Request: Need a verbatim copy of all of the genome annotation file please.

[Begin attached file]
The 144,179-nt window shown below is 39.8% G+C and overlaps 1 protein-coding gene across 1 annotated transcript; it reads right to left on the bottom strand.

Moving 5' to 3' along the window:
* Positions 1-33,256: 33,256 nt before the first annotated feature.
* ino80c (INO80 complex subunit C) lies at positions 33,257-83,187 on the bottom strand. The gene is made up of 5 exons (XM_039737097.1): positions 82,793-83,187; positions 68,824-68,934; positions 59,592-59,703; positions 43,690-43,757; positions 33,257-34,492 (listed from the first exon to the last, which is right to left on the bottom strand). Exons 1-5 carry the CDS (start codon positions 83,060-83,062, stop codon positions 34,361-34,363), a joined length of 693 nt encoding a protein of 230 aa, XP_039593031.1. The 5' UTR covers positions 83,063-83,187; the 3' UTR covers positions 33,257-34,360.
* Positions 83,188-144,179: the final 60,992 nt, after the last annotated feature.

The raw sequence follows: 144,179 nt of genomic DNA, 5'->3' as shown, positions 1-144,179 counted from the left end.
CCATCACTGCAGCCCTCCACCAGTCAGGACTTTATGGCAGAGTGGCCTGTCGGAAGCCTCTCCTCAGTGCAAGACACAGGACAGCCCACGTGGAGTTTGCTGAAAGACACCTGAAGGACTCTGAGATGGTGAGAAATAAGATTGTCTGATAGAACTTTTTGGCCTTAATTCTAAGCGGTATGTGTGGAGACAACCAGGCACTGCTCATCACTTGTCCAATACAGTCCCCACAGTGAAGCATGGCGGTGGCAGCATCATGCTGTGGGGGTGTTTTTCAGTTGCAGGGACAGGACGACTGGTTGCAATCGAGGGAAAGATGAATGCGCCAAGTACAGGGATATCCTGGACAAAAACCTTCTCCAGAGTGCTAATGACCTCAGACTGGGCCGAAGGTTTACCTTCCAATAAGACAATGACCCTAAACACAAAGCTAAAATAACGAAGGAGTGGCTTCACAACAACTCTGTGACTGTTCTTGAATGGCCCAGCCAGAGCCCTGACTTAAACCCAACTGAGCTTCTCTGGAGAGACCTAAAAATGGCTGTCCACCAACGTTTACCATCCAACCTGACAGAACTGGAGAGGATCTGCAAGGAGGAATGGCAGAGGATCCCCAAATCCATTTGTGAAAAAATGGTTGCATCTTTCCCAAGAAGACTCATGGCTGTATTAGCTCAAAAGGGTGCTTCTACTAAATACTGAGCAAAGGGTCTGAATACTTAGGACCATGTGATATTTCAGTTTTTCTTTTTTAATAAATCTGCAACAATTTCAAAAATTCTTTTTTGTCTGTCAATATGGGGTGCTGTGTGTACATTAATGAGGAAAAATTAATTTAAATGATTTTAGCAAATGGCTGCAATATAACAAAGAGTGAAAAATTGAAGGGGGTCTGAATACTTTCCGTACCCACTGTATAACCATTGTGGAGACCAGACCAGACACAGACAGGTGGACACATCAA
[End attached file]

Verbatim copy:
The 144,179-nt window shown below is 39.8% G+C and overlaps 1 protein-coding gene across 1 annotated transcript; it reads right to left on the bottom strand.

Moving 5' to 3' along the window:
* Positions 1-33,256: 33,256 nt before the first annotated feature.
* ino80c (INO80 complex subunit C) lies at positions 33,257-83,187 on the bottom strand. The gene is made up of 5 exons (XM_039737097.1): positions 82,793-83,187; positions 68,824-68,934; positions 59,592-59,703; positions 43,690-43,757; positions 33,257-34,492 (listed from the first exon to the last, which is right to left on the bottom strand). Exons 1-5 carry the CDS (start codon positions 83,060-83,062, stop codon positions 34,361-34,363), a joined length of 693 nt encoding a protein of 230 aa, XP_039593031.1. The 5' UTR covers positions 83,063-83,187; the 3' UTR covers positions 33,257-34,360.
* Positions 83,188-144,179: the final 60,992 nt, after the last annotated feature.

The raw sequence follows: 144,179 nt of genomic DNA, 5'->3' as shown, positions 1-144,179 counted from the left end.
CCATCACTGCAGCCCTCCACCAGTCAGGACTTTATGGCAGAGTGGCCTGTCGGAAGCCTCTCCTCAGTGCAAGACACAGGACAGCCCACGTGGAGTTTGCTGAAAGACACCTGAAGGACTCTGAGATGGTGAGAAATAAGATTGTCTGATAGAACTTTTTGGCCTTAATTCTAAGCGGTATGTGTGGAGACAACCAGGCACTGCTCATCACTTGTCCAATACAGTCCCCACAGTGAAGCATGGCGGTGGCAGCATCATGCTGTGGGGGTGTTTTTCAGTTGCAGGGACAGGACGACTGGTTGCAATCGAGGGAAAGATGAATGCGCCAAGTACAGGGATATCCTGGACAAAAACCTTCTCCAGAGTGCTAATGACCTCAGACTGGGCCGAAGGTTTACCTTCCAATAAGACAATGACCCTAAACACAAAGCTAAAATAACGAAGGAGTGGCTTCACAACAACTCTGTGACTGTTCTTGAATGGCCCAGCCAGAGCCCTGACTTAAACCCAACTGAGCTTCTCTGGAGAGACCTAAAAATGGCTGTCCACCAACGTTTACCATCCAACCTGACAGAACTGGAGAGGATCTGCAAGGAGGAATGGCAGAGGATCCCCAAATCCATTTGTGAAAAAATGGTTGCATCTTTCCCAAGAAGACTCATGGCTGTATTAGCTCAAAAGGGTGCTTCTACTAAATACTGAGCAAAGGGTCTGAATACTTAGGACCATGTGATATTTCAGTTTTTCTTTTTTAATAAATCTGCAACAATTTCAAAAATTCTTTTTTGTCTGTCAATATGGGGTGCTGTGTGTACATTAATGAGGAAAAATTAATTTAAATGATTTTAGCAAATGGCTGCAATATAACAAAGAGTGAAAAATTGAAGGGGGTCTGAATACTTTCCGTACCCACTGTATAACCATTGTGGAGACCAGACCAGACACAGACAGGTGGACACATCAA